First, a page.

Advanced Airborne Defensive Laser for Incorporation on Strike Fighter Aircraft

A technical and operational analysis of an airborne “hard-kill” Ytterbium fiber laser-based anti-missile system for use on strike fighters.

Single Missile Fired at Host Aircraft.

Short-range missiles pose a significant threat to U.S. strike fighters. These missiles are usually small and highly mobile and can be carried on light vehicles and by individual people. Although these missiles do not have a long range, the unpredictability of their launch sites increases their lethality. Also contributing to their lethality are the methods of homing in on their targets. Most are passive methods, such as infrared. Unlike active radar homing, these missiles provide no warning to the aircraft that it is being tracked until the missile has been launched.

The varieties of homing methods for these missiles can also provide problems for aircraft countermeasure systems. Each type of homing method requires a different type of countermeasure. All current airborne countermeasure systems rely on “soft-kill” methods of protection involving confusion or distraction of the homing system. These systems work differently for different homing methods and must be constantly upgraded to protect against ever more complex targeting systems.

A “hard-kill” Advanced Airborne Defensive Laser (AADL) system could use a high-energy laser to either destroy an incoming missile or cause enough physical damage to prevent the missile from intercepting its target. The AADL will be an external pod mounted on a strike fighter and will be almost entirely autonomous. The system will detect missile launch, track targets, and eliminate them. It will use built-in systems for power generation, target tracking, and laser transmission.

The concept of operations (CONOPS) of the system begins with detecting missile launch. The system detects the missile and automatically begins tracking it and plotting a firing solution. Simultaneously, the mission computer of the AADL uses the host aircraft’s communication systems to alert the pilot and friendly forces to the threat. Once a firing solution has been determined and the laser transmitter moved into position, the incoming missile is fired upon and neutralized. This action is taken without input from the pilot as any delay from human reaction time can cause disaster.

After the threat is neutralized, the pilot and friendly forces are once again notified. If there are further incoming missiles, the highest priority threat is targeted and engaged. A set of requirements describing the actions necessitated by the CONOPS in further detail was also developed. Based on these requirements, a functional architecture was created. This architecture breaks those requirements down into a hierarchy of functions and allows, in combination with the physical architecture, creation of an allocated architecture. This physical architecture is a generalized relationship of components based on research into existing systems analogous to the subsystems of the AADL. Following this, an allocated architecture was developed, showing that every function is accomplished by a component.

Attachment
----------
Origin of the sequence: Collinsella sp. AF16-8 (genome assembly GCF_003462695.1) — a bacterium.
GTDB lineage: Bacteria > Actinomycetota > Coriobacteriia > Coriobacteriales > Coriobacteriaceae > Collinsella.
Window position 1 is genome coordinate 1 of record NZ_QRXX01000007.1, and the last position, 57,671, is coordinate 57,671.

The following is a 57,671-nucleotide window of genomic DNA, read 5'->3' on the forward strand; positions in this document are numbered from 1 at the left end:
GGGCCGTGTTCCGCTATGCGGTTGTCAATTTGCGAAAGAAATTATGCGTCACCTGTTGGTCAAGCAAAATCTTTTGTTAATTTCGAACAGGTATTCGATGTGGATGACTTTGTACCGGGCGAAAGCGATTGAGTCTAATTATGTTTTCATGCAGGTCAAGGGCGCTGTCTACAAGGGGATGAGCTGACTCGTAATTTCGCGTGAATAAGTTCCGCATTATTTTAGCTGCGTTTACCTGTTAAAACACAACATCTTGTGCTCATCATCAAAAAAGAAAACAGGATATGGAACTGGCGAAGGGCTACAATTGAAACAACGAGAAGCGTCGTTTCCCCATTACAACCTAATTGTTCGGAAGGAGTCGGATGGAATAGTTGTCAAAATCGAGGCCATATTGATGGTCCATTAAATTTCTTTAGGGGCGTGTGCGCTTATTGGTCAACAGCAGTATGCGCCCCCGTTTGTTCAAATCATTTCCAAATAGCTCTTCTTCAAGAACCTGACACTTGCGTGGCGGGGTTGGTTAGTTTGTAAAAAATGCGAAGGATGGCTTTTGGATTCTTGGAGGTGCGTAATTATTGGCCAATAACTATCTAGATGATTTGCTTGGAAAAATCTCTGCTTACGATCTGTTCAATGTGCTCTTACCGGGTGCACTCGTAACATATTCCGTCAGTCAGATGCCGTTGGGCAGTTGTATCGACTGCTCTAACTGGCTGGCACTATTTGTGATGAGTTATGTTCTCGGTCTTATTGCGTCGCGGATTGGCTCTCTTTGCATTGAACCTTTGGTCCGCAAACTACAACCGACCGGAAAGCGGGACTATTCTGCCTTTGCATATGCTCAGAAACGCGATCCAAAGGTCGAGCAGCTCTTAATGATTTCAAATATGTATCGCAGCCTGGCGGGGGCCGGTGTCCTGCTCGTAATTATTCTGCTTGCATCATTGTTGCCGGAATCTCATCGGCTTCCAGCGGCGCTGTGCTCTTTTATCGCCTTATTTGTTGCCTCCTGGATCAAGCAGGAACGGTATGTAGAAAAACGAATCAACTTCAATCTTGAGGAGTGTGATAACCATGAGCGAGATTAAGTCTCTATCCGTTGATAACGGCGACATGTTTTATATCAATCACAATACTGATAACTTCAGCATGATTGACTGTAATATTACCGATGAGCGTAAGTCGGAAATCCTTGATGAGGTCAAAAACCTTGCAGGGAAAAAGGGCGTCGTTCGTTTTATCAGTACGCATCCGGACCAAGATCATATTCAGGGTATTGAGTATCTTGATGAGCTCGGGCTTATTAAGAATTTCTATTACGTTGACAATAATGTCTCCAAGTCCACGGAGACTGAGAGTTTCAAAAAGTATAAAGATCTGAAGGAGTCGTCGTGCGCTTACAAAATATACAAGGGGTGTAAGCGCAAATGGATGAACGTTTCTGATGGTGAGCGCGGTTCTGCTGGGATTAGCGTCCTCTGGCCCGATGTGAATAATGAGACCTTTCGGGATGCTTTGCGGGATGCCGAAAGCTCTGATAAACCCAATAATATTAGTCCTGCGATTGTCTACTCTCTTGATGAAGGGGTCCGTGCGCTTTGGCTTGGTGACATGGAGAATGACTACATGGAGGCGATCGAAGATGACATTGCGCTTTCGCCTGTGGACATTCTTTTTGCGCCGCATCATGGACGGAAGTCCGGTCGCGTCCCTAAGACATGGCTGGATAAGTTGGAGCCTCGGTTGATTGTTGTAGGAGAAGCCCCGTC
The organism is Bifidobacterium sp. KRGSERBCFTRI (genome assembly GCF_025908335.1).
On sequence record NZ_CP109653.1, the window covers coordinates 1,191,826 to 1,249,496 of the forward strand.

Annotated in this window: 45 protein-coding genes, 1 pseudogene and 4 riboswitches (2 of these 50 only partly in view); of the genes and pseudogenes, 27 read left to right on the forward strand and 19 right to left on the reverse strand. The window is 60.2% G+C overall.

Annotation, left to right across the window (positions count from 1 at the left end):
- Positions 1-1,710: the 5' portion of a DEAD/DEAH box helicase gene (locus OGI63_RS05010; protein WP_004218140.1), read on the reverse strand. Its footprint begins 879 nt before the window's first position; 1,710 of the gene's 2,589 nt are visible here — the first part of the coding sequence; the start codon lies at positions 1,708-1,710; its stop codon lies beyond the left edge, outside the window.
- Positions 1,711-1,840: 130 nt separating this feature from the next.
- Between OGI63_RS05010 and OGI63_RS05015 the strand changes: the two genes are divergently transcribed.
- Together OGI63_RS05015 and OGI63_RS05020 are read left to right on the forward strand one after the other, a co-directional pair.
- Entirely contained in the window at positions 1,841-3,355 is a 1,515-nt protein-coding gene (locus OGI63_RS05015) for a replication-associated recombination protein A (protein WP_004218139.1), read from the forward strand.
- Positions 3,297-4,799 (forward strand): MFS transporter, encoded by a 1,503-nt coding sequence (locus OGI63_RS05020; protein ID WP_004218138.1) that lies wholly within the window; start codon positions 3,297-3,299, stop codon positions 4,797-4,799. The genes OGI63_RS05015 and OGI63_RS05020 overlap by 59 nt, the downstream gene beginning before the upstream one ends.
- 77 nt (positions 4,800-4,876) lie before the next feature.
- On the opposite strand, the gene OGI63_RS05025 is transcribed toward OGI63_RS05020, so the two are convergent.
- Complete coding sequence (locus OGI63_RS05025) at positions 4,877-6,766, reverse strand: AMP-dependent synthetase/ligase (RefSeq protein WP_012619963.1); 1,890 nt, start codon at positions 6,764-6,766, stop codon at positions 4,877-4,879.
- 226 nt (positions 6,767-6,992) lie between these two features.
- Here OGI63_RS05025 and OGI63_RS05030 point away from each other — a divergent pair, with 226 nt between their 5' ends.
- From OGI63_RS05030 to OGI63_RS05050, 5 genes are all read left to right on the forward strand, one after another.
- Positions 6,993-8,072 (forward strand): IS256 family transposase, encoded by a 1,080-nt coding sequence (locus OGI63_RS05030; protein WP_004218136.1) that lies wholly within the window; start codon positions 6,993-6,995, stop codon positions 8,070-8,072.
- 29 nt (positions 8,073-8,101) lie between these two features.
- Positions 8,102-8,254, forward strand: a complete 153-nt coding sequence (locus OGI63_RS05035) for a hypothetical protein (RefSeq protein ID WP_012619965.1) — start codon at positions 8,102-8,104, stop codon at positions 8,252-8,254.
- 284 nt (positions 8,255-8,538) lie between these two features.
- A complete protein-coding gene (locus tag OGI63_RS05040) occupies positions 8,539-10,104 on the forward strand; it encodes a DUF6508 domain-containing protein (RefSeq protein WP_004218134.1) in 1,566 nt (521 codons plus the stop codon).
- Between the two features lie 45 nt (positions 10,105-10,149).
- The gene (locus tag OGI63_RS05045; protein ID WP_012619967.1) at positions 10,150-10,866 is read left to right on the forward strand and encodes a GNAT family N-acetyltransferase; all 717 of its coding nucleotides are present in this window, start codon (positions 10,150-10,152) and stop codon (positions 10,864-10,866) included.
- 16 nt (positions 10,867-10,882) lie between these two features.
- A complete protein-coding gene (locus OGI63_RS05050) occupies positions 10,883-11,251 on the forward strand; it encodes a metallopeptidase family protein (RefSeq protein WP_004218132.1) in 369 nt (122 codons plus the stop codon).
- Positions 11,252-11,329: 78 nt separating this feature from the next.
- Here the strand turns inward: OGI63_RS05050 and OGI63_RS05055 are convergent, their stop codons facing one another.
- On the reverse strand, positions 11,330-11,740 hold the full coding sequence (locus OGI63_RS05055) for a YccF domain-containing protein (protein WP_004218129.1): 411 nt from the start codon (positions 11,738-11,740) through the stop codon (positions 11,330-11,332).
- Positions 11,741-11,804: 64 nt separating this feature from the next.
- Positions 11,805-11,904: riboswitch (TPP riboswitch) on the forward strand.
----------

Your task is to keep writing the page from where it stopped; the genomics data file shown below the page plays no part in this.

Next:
Research was then conducted into currently existing technology that could be used to develop design alternatives for the AADL. These alternatives consisted of technology for the power supply, laser transmission, and targeting subsystems. These specific subsystems were analyzed because these were the main subsystems whose functions could not be accomplished by technology commonly used by the U.S. military. These technologies were analyzed for cost, effect on flight performance, technology risk, and functional performance. Because of the immature nature of these technologies, the cost could not always be established. Where that information was not available, information on construction materials and methods was used to provide a comparative cost between alternatives.

Effect on flight performance was established by comparing the weights and speed limits of the alternatives. Technology risk was based on the Technology Risk Level standards established by the Department of Defense. Finally, the functional performance was assessed through the use of computer simulations. These simulations use a program named ExtendSim to model the positions and velocities of the aircraft and incoming missiles. This information was then passed to a physics-based high-energy laser modelling program called HELEEOS to determine the amount of time needed to neutralize the missile.

This work was performed by Stephen Cannon, Timothy Kaniss, Nathan Lautzenheiser, Cesar Rios, Greyson Siegel, Jeremy Smith, and Eric Wright for the Naval Postgraduate School. For more information, download the Technical Support Package (free white paper) below.

This Brief includes a Technical Support Package (TSP).
Advanced Airborne Defensive Laser for Incorporation on Strike Fighter Aircraft

(reference NPS-0026) is currently available for download from the TSP library.

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